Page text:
The quote of the day came from Bsquare’s Dave McCarthy when he referred to connectivity going down at the edge, “Smart equipment shouldn’t have to lose its brain if the cloud isn’t available…” The Industrial IoT Strategies panel included conversations around what happens when vendors sit down with potential customers. Who is in the room and where does the conversation start? If it’s IT, do they make the purchasing decisions? If it’s a business unit, do they know enough about technology to make a decision? Some very interesting questions came up about bridging the two worlds of IT and OT with Dave McCarthy summing it up in a very succinct way, “I’ve been in rooms where LOB and IT guys from the same company sit down and exchange cards because they’ve never met before…”

Overall, it was a busy and productive week for Engage PR and our clients and despite being in Las Vegas, there weren’t any activities that needed to “stay” there.

The Business of an Industry Analyst in PR

By: Chris Nicoll

blog-industry_analystTechnology is an interesting industry with so many different facets and a constantly changing landscape. I’ve seen over the past 30+ years that if you don’t like something in the tech world, just wait 6 months and something new will pop up. These days, I think it is more like 2-3 months but you get the idea.

As an industry analyst for much of my career, I’ve been fortunate to work with and learn from a lot of very bright people – both at the companies I’ve worked at including Current Analysis, Yankee Group and most recently Analysys Mason, and companies I’ve worked with including AT&T, BT, Ciena, Cisco, Deutsch Telecom, Ericsson, Huawei, Orange, Nokia (and that includes NSN, Lucent and ALU), Samsung, Sprint, T-Mobile, Telefonica… the list goes on.

My point is this – as an industry analyst I’ve been able to work with numerous companies across many different technologies in many different markets so that I’ve had my eyes opened to new perspectives, new market challenges, and differing requirements.

Briefings are often targeted to both press and analysts and I’ve had very successful briefings where I have learned a lot, and been able to provide some valuable feedback and insights. I’ve also had forgettable briefings where I was watching the seconds hoping it would all end soon and wondering how such a waste of time and effort got approved by the vendor briefing me.

Across that experience five common pitfalls have remained fairly consistent:

  1. Not understanding what the analyst will do with your briefing. Are you briefing them for input into a report or article they are writing? Is this a feedback exercise for you? Are you hoping to expand the analyst’s knowledge of the space you are in? Why will the analyst want to talk to you is a really good question to ask yourself.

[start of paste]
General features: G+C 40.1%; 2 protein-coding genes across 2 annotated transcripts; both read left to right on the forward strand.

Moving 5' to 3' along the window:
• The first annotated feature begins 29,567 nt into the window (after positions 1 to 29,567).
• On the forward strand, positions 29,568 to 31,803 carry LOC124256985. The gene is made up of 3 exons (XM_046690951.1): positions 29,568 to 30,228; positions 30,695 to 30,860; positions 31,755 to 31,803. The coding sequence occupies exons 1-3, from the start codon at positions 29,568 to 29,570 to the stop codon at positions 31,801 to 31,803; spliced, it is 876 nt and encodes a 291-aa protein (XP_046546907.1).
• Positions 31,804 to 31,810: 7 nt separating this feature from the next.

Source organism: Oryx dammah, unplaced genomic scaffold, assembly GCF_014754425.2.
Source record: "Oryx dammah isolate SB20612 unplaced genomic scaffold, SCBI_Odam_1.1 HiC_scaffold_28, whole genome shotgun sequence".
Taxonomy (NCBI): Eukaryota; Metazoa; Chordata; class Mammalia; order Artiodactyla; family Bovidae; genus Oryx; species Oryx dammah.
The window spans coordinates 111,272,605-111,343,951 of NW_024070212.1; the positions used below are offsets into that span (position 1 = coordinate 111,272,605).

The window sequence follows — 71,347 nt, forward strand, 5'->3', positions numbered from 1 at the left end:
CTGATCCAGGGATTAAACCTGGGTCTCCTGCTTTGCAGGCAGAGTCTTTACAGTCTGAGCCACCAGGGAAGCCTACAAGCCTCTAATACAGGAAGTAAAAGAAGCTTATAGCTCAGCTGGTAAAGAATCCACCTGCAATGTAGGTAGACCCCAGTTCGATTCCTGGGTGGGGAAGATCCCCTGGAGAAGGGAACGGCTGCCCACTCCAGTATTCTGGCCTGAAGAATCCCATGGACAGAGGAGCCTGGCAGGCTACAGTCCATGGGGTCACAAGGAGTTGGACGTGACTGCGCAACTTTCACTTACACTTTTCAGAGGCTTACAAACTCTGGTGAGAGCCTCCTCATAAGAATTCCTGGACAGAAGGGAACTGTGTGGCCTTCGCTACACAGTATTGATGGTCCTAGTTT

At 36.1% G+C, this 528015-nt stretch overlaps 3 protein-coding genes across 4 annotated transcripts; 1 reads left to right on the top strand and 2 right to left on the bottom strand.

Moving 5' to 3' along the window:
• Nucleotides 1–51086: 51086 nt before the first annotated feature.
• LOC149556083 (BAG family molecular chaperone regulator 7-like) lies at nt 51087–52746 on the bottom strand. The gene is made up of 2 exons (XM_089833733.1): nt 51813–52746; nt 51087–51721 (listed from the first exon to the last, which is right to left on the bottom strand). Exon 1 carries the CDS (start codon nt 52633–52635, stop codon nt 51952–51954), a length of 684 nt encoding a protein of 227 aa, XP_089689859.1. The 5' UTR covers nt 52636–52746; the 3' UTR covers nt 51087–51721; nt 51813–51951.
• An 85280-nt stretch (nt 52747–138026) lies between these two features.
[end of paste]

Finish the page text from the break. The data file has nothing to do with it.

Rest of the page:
2. Not looking at your analyst-time as an expense. This goes with not working to maximize your spend. Whether it is executive time, prep time or the expense of analyst subscriptions or reports – plan what you want to get out of your time and effort. Which leads to the next point:
  3. Not challenging your own assumptions. Analysts have a broader view than any vendor, or at least an outside view. Not using your analyst time to challenge and either validate or invalidate your key assumptions is one of the most common mistakes companies make. Analysts are not here to rubber stamp your ivory tower view of the world.
  4. Not asking for the analyst’s opinion. Again, related to my second point, but taking a breath to ask what the analyst thinks on a key point of your briefing is refreshing and could provide some much needed input. A secondary benefit is that it ensures the analyst is paying attention and not multi-tasking with email, or twitter or whatever. And if you want a press reference, you better know what they are going to say.
  5. Not preparing the analyst for the briefing. After you have put hours/days into the PowerPoint deck to be presented, rehearsed the script, done the fine tuning, validated your messages with key stakeholders internally – you expect the analyst to provide deeply insightful feedback and comprehension on the fly as you go through your presentation? Nope. Send the deck a few days before with the key points you expect to make and perhaps even a few questions you hope the analyst can answer for you. Help them help you to have a successful briefing.

This is where I think the joining of an experienced industry analyst and public relations team makes sense. Industry analysts look at the technology, products, messaging and positioning of the companies and markets they cover with a critical eye. PR takes an unabashedly promotional view of the same, but bringing the two together makes for a stronger message that is well supported and hopefully better received and understood by the press, analysts and potential customers.